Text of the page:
People with dyslexia struggle to recognise familiar voices, scientists suggest.
The finding is the first tentative evidence that small sounds in the human voice that vary between people are difficult for dyslexics to hear.
Writing in the journal Science, the scientists say that many people could have some degree of “voice blindness”.
And by studying it, scientists hope to better understand how the human brain has evolved to recognise speech.
Humans rely on small sounds called phonemes to tell one person from another.
As we first try to form the word dog, for example, phonemes are the “duh”-“og”-“guh” sounds that our parents prompt us to make.
But as we master the ability to read, we become less reliant on recognising these sounds to read, and eventually stop noticing them.
Despite ignoring them, however, phonemes remain important for voice recognition.
The tiny inflections in the way people pronounce phonemes gives a listener cues to tell one voice from another.
Because people who suffer from dyslexia are known to struggle with phonemes when reading, a US-based team of scientists wondered whether they might also struggle hearing them in people’s voices.
To investigate, the team grouped 30 people of similar age, education and IQ into two camps: those with and without a history of dyslexia.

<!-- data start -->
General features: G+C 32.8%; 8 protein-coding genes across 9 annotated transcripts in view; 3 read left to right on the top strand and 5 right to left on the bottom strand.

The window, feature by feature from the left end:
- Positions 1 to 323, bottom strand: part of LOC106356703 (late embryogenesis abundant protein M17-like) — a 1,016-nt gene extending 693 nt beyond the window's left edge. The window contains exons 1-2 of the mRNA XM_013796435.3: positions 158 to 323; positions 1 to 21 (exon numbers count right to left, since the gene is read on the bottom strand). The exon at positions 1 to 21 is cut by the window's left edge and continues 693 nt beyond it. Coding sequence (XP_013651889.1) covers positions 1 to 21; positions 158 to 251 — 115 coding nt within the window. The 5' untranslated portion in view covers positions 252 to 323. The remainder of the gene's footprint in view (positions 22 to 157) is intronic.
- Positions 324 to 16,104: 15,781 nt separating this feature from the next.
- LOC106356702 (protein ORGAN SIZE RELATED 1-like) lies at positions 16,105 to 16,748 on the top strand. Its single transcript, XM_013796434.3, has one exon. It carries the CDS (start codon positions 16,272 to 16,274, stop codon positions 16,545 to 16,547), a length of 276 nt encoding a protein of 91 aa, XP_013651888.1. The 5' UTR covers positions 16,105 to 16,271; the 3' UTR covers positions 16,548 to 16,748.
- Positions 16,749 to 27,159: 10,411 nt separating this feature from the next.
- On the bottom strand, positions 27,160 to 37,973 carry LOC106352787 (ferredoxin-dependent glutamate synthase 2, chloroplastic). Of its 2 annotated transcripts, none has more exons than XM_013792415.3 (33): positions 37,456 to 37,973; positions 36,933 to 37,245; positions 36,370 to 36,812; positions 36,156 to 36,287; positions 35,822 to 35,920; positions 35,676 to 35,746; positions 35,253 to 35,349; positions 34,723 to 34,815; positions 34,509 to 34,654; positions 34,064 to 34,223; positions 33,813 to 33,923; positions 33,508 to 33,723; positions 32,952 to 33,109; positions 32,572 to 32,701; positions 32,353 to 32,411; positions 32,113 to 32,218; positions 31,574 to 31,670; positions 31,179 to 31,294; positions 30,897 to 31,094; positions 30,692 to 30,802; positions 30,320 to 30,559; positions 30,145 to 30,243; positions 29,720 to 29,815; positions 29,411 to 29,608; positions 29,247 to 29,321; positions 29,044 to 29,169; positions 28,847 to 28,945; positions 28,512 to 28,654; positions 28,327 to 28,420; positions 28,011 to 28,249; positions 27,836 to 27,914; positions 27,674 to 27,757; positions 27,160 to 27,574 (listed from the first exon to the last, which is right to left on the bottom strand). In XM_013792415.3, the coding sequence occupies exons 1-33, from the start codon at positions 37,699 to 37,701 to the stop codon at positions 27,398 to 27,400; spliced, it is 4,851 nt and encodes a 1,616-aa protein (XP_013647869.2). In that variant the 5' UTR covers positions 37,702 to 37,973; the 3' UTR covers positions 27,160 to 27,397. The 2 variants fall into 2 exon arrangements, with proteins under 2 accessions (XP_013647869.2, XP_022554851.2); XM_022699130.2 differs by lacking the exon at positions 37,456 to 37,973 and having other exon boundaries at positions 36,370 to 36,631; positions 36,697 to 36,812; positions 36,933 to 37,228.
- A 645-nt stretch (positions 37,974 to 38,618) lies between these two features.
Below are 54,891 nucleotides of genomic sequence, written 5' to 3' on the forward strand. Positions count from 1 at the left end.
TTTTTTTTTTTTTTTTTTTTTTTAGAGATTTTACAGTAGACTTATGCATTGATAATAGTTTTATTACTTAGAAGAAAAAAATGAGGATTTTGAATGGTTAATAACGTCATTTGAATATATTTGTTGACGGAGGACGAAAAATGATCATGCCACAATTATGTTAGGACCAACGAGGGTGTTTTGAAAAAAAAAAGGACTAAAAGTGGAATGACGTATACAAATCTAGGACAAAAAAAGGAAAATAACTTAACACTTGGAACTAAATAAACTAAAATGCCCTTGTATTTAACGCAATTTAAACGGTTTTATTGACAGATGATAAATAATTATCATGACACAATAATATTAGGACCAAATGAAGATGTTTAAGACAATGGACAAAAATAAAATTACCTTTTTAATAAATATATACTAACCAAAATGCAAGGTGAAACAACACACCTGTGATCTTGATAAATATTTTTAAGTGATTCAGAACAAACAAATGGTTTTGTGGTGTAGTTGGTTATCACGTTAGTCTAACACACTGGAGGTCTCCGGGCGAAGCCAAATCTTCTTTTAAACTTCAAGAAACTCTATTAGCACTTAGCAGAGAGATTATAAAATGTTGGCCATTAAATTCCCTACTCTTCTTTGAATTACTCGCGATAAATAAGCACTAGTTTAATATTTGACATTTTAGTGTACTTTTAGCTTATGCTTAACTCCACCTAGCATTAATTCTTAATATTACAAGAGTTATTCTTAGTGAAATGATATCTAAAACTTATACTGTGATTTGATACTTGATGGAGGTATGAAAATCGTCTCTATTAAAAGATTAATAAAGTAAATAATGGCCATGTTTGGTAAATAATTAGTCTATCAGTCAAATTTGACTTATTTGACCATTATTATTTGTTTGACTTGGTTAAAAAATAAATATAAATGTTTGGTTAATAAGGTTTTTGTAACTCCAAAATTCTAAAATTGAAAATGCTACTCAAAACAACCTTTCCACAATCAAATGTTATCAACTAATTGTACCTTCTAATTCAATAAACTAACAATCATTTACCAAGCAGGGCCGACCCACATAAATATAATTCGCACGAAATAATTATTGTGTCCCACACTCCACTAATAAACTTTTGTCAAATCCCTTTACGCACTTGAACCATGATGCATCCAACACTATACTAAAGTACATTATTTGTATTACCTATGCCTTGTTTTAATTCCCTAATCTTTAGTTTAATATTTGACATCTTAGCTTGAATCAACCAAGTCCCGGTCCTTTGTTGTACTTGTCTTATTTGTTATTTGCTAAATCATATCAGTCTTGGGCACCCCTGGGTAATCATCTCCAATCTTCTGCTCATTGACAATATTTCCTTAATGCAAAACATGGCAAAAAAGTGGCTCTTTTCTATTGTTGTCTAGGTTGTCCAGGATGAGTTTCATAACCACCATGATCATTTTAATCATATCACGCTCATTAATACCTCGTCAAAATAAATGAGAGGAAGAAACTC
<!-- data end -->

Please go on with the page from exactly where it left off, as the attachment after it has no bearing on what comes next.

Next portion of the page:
The subjects then went through a training period to learn to associate 10 different voices – half speaking English and half speaking Chinese – with 10 computer-generated avatars.
The subjects were then later quizzed on how many of those voices they could match to the avatars.
Non-dyslexics outperformed people with a history of dyslexia by 40% when listening to English.
However, this advantage disappeared when the groups were listening to Chinese.
Dorothy Bishop from the University of Oxford thinks that this is because “when [they] are listening to Chinese, it is a level playing field, because no one has learned to hear [Chinese] phonemes”.
The researchers think that dyslexics don’t have as comprehensive a phoneme sound library in their heads, and so they struggle when they hear phonemes spoken by unfamiliar voices because their “reference copy” isn’t as well-defined.
“It is a very interesting result. The only thing that I would really like to see to convince me… is if they were to repeat the experiment using Jabberwocky.”
Using Jabberwocky, the nonsense poem by Lewis Carroll, would allow the researchers to determine whether the listeners identify who’s who from the meaning of what they are saying, or whether listeners are purely relying on the phonemes.
Dr Bishop speculated that non-dyslexics may be worse at extracting the meaning of the words, meaning they under perform in this task.
Understanding the mechanics of voice recognition is important, said the study’s lead author Tyler Perrachione from the Massachusetts Institute of Technology in Cambridge, US, because it allows a listener to pinpoint a familiar voice above the hubbub of a crowded room.
Mr Perrachione explained that very little is known about voice blindness, which is formally called phonagnosia.
“In reality, phonagnosia is probably much more common,” he explained, “but people who don’t recognise that voices sound different may not even realise they lack the ability to tell voices apart.”
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